So maybe you feel as if something is missing. Officiating has been a rewarding career. You’ve been at it for several years, during which time you’re pretty happy with the games you’ve gotten and the levels you’ve worked. You’ve made a number of friends, but you feel like there is still something out there.
Consider that your destiny may lie off the ice. Perhaps your challenge now is to “pitch in” or “give something back to the game” by helping your association in the meeting room, boardroom or classroom.
“There are many areas where experienced officials can have a huge impact without being on the ice,” says J.B. Olson, Minnesota Hockey Officials Association skating instructor.
“Attending board meetings, meeting with coaches, players and parents . . . The hockey community needs to have a constant exchange of information between officials and the local playing associations.”
Bob Cunningham has always looked at the idea from a simple perspective.
“For me, it was always just seeing a need and filling it,” says the Central District referee-in-chief of his hockey experience in the St. Louis area.
“Helping out can come in all forms.”
Indeed, the options seem endless.
“The evaluation program is a great place to get involved,” says Jim Dewhirst, Southeastern District referee-in-chief. “I’ve also seen experienced officials go one step further and take a group of young officials and basically ‘adopt’ them for a season through mentoring and evaluating.”
Seminar instruction is a typical route for the first-time contributor. Assistant staff members always seem to be in need.
“I think it’s the best way to start to give back,” says Gary Fiddler, Northern Plains referee-in-chief. “Everywhere I go I see a need for instructors and mentors for mentoring programs.”
“I first got started by helping at local seminars,” adds Olson. “I still remember that I was given one topic—puck drops—and I was really nervous. But it was the start of a career in referee instruction.”
Even if it is as simple and targeted as teaching the skill of dropping a puck, getting involved can be just what you need to take your career satisfaction to the next level.
American Officials Earn International Stripes
Upcoming IIHF tournaments will have an American feel to them as 29 officials from USA Hockey’s officiating program will be overseeing the action at home and around the world this year.
“We are incredibly proud of these officials and look forward to watching them represent USA Hockey in their respective tournaments,” said Matt Leaf, director of USA Hockey’s Officiating Education Program.
“They have all worked hard to reach this level of officiating excellence, and these appointments are testament to their commitment to officiating.”
Referees Rick Looker and Tom Sterns will be joined by linesman Pete Feola at the IIHF Men’s World Championship in Switzerland.
On the Women’s side, linesman Meghan Hishmeh and referee Leah Wrazidlo will call games at the IIHF World Women's Championship in Finland.
The World Juniors officiating crew will include referee Robert Ritchie and linesman David Brown, while the Under-18 Championships in Fargo, N.D., and Moorhead, Minn., will see referees Travis Smith and Keith Kaval and linesmen Paul Carnathan and Johnathan Morrison added to the crew.
Referee Erin Blair and linesman Kelli Rolstad will travel to Germany to oversee the action at the IIHF World Women’s Under-18 Championship in Fussen, Germany.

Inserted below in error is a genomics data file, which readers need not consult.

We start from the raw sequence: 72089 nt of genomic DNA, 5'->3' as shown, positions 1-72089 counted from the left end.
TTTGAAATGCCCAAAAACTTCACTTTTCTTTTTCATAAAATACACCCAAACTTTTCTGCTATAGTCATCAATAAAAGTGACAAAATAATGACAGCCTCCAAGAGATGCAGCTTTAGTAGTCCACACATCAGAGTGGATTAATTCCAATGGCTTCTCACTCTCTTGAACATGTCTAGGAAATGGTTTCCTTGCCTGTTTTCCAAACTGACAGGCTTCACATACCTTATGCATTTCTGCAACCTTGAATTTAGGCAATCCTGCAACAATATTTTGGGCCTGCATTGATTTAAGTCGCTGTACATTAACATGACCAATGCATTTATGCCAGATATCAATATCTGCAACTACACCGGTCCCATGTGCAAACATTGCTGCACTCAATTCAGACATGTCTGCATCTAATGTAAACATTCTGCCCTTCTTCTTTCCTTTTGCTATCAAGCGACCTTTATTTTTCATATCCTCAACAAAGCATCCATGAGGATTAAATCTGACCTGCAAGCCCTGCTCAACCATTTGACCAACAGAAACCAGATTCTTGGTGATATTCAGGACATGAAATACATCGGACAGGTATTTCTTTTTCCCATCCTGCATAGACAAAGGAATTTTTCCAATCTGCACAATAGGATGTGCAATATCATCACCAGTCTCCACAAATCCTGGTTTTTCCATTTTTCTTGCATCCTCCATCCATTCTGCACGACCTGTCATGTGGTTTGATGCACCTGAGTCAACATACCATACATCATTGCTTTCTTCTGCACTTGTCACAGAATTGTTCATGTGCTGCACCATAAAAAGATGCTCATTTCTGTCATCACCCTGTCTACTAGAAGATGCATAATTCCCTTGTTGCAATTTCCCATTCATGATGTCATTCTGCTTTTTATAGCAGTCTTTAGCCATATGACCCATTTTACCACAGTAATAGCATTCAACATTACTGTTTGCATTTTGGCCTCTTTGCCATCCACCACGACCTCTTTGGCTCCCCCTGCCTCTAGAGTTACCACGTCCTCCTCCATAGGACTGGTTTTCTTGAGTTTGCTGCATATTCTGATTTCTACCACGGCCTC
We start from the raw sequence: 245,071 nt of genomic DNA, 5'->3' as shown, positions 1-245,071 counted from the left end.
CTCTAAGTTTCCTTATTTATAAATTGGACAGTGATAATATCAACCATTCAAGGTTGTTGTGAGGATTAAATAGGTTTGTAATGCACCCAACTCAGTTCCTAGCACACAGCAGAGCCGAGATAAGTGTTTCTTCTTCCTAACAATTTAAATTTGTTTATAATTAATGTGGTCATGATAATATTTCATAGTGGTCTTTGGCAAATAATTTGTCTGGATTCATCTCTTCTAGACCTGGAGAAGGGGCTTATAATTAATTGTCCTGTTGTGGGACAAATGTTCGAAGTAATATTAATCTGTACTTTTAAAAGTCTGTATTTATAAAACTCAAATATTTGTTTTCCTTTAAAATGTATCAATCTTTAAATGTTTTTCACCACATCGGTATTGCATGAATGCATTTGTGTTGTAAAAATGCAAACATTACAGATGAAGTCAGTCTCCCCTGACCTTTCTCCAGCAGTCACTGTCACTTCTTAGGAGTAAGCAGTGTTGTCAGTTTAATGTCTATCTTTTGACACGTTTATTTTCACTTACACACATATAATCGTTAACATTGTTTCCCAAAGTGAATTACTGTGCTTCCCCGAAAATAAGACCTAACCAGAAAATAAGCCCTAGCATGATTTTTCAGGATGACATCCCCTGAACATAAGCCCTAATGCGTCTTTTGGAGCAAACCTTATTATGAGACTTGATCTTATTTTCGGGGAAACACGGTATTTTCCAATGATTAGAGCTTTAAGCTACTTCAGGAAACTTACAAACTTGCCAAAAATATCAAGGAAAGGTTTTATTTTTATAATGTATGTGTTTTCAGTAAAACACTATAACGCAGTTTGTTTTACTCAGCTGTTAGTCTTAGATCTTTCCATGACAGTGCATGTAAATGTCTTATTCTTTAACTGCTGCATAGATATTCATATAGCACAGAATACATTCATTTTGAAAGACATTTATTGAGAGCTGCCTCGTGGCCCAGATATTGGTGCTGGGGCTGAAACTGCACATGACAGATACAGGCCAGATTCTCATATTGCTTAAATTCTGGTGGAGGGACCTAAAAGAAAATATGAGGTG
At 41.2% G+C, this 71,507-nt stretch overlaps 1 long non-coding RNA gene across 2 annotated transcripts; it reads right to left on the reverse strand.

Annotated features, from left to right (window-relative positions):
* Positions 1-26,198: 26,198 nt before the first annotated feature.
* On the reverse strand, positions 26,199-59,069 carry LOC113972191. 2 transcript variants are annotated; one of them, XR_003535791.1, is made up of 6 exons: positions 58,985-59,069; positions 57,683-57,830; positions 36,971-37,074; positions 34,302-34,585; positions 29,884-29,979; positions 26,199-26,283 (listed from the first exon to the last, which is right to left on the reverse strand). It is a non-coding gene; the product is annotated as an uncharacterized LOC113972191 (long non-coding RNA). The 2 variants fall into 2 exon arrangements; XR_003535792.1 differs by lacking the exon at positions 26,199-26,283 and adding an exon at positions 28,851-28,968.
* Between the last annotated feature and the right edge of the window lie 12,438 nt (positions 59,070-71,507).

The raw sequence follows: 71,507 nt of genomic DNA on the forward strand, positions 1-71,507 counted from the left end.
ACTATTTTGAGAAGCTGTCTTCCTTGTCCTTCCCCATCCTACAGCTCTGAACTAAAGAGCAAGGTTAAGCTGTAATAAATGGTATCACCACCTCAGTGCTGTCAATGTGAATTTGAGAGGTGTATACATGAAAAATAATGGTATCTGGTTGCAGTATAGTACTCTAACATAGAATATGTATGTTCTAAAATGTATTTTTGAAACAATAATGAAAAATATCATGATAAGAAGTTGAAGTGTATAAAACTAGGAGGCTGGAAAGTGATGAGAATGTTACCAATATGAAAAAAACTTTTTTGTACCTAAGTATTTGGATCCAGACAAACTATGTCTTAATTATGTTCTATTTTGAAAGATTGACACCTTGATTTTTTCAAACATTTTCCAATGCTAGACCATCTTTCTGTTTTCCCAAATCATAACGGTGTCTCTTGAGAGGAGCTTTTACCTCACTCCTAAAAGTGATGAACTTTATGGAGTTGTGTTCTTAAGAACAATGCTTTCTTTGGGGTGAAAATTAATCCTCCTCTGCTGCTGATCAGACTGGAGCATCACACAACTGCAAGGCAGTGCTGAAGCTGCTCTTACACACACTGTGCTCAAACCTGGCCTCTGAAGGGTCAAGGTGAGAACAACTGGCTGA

Whistle Blower | Q&A
To call Krissy Langley a “world-class” official would be on-target in more ways than one.
The 26-year-old Minnesotan has traveled the world refereeing elite-level hockey. Observers would call her work in the rugged Western Collegiate Hockey Association world-class.
USA Hockey Magazine caught up to Langley recently to learn more about her many accomplishments in a 16-year career.
USA Hockey Magazine: How did you get started refereeing?
Krissy Langley: At 10, I was very fortunate to have my dad and older brother already refereeing. I was motivated by watching them.
USAHM: Who would you credit for your on-ice success?
KL: It would have to be my father. If he had not put the idea of skating in my head at such a young age, I would never have even tried. When I was 2, I used to chase my dad and brother out onto the ice. So my parents put skates on me, hoping to keep track of me. During the summers, my dad would throw pucks down while I shot them into our garage. He researched and provided the opportunity for every hockey camp I ever attended. Still today, if something happens I am proud of, he is the first person I call.
USAHM: You have worked two Women’s World Championships (Div. III in Hungary, 2008, and Div. IV in Romania, 2007). What do you remember most from those events?
KL: Both were tremendous experiences. I will probably remember the language issues the most. In Hungary, I was more at ease because our supervisor was Canadian. In both cases, the participants always amazed me with their ability to speak English, among other languages.
USAHM: Do you have one game so far in your career that is the most memorable?
KL: I remember a tremendous game from eight years ago at the Chicago Showcase tournament. The teams, Wisconsin and Minnesota, skated back and forth so quickly, and there were few whistles, including goals and penalties. The score was really close and both teams worked extremely hard.
USAHM: What advice would you have for young up-and-coming officials?
KL: Work hard. If a supervisor gives you something to work on, don’t wait until tomorrow to start. Start now and continue to develop your skills. And remember that some of your greatest lessons are learned by making mistakes.